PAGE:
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Thursday, January 6, 2011

The Lurker Speaks

After briefly participating in the meeting today, I am finally contributing to the blog as I said I would.

Just a brief thought in response to a comment about "public humiliation" that was brought up. Rather than comment on the phrase I did want to say that it brought up in my mind the idea of what we think we might want from students in the classroom versus what would make our own lives easier in the classroom. I sometimes wish that the students would be clones of myself -- curious, thoughtful, willing to make a comment and, most importantly willing to learn. Of course, this would make my teaching life easier in so many ways. I could relate to students better, all my course preparation would make sense (and my lack of preparation wouldn't matter because they/I would obviously understand) and we could make lots of progress in the time together.

This is, of course, absurd.
In many ways it is only one step away from preaching/teaching to the choir -- it wouldn't be that hard and any progress is not really because of me. The hard thing is getting someone who is completely unlike me to learn -- someone who doesn't necessarily share all my same values but should still expect to learn something from me. I think this requires a capacity to change/adjust for both myself and the student and it sometimes requires multiple methods. I have not always found students who are very willing to challenge me pleasant to be around but I do know that I want to be able reach them which somehow involves getting them out of their own comfort zone. This can often involve challenging them in a certain way that would not work on those students who are more like me or who are less confrontational by nature. Thus, the connection to the "public humiliation" comment. Sometimes people who are considered egotistical, confrontational will not respond (or not respond as quickly) to a more thoughtful process that we, as faculty, may prefer. Not that it has happened to me very often but I do know that I have to be willing to challenge the confrontational student in a certain way just to determine if this is their nature (less aware of how they are coming across or not caring how they come across) or if they have real problems with me as a person/instructor. It matters which since the first means that I have to accept a different approach to learning and the second means that learning probably won't occur. The first type of learner is often really good to have because it keeps me from getting too comfortable -- it helps me make sure that I really think about what I am doing in the classroom.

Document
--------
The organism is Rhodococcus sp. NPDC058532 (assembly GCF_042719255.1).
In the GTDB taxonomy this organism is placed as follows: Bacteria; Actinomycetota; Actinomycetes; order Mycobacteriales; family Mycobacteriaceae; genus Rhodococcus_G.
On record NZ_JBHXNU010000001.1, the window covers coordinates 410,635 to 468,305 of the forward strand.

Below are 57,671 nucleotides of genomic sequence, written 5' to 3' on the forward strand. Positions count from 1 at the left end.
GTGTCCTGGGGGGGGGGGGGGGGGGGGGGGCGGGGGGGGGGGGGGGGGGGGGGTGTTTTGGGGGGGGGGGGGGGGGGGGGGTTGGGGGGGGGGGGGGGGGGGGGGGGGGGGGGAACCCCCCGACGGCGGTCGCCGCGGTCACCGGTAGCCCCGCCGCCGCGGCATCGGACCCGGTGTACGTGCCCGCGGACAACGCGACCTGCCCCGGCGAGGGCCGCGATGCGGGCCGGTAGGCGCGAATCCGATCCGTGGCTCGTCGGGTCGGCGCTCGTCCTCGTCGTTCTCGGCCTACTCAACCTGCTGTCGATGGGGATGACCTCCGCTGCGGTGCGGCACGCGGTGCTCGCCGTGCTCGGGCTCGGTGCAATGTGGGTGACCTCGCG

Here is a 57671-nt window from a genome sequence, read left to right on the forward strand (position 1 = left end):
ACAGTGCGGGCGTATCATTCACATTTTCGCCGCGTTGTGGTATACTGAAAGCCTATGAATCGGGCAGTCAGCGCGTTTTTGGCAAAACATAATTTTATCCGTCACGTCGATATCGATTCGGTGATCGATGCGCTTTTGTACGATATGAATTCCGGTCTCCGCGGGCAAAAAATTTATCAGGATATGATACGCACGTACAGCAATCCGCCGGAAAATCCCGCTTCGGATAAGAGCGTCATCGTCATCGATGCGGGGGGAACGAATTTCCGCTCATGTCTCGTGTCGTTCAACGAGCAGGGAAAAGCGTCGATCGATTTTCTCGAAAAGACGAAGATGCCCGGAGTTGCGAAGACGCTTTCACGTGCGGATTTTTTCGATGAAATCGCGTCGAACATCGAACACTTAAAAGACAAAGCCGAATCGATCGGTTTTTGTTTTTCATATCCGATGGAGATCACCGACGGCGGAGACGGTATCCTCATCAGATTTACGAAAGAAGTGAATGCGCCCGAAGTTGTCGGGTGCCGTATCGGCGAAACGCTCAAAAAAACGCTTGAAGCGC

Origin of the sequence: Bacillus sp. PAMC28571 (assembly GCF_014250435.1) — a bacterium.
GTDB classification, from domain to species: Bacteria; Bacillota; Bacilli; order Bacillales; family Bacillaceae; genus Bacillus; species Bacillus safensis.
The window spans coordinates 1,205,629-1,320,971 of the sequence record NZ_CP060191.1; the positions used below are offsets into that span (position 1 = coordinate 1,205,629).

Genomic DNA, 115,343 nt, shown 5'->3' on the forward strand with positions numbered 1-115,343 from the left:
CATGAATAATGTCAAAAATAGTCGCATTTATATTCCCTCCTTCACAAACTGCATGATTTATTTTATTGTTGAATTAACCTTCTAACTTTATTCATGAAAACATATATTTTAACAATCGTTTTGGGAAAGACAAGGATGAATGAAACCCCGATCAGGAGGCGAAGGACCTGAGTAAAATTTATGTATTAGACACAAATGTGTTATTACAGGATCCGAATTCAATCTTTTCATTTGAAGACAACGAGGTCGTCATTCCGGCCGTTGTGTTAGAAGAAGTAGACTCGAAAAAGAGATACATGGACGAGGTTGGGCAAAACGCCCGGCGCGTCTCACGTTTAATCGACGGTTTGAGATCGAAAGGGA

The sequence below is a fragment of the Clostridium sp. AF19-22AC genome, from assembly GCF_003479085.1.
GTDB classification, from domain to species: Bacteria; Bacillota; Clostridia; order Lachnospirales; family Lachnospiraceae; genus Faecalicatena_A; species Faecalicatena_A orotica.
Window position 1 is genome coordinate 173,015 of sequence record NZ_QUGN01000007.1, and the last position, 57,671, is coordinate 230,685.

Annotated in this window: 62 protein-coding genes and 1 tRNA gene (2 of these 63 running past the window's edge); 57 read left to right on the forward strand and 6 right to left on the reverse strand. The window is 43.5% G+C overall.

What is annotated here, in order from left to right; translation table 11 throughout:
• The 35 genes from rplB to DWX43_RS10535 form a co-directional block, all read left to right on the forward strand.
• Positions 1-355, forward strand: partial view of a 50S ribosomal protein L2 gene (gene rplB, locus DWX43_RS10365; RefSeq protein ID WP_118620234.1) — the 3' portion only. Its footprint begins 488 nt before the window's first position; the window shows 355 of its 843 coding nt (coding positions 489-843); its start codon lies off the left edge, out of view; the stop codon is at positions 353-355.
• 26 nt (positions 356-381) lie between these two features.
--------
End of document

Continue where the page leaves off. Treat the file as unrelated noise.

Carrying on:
So, I have to remember that diversity comes in all types and that my job is to deal with that diversity -- which is why I find this project so satisfying. I am in an ongoing process of having my way of doing things challenged by people are not really like me or not the way I have become after teaching so many years at Cal Poly. I have to admit, my attitude towards a lot of people at Cal Poly has changed over the past three years -- I am much more appreciative of faculty who I used to think were not serious/rigorous in the traditional ways and, when I observe these people teach, I am finding that I really appreciate their ability to reach students and engage them. I think I have been able to reach and engage students in the past but now I know that I can try other ways. Oh, and I am so much more humble than I used to be ;-).


  1. Thanks Neal! My kids and I have this saying: "I use to be conceited, but now I am perfect!"


  2. See Neal, that wasn't so bad. Thanks for these thoughts. I've been thinking about the public humiliation approach too.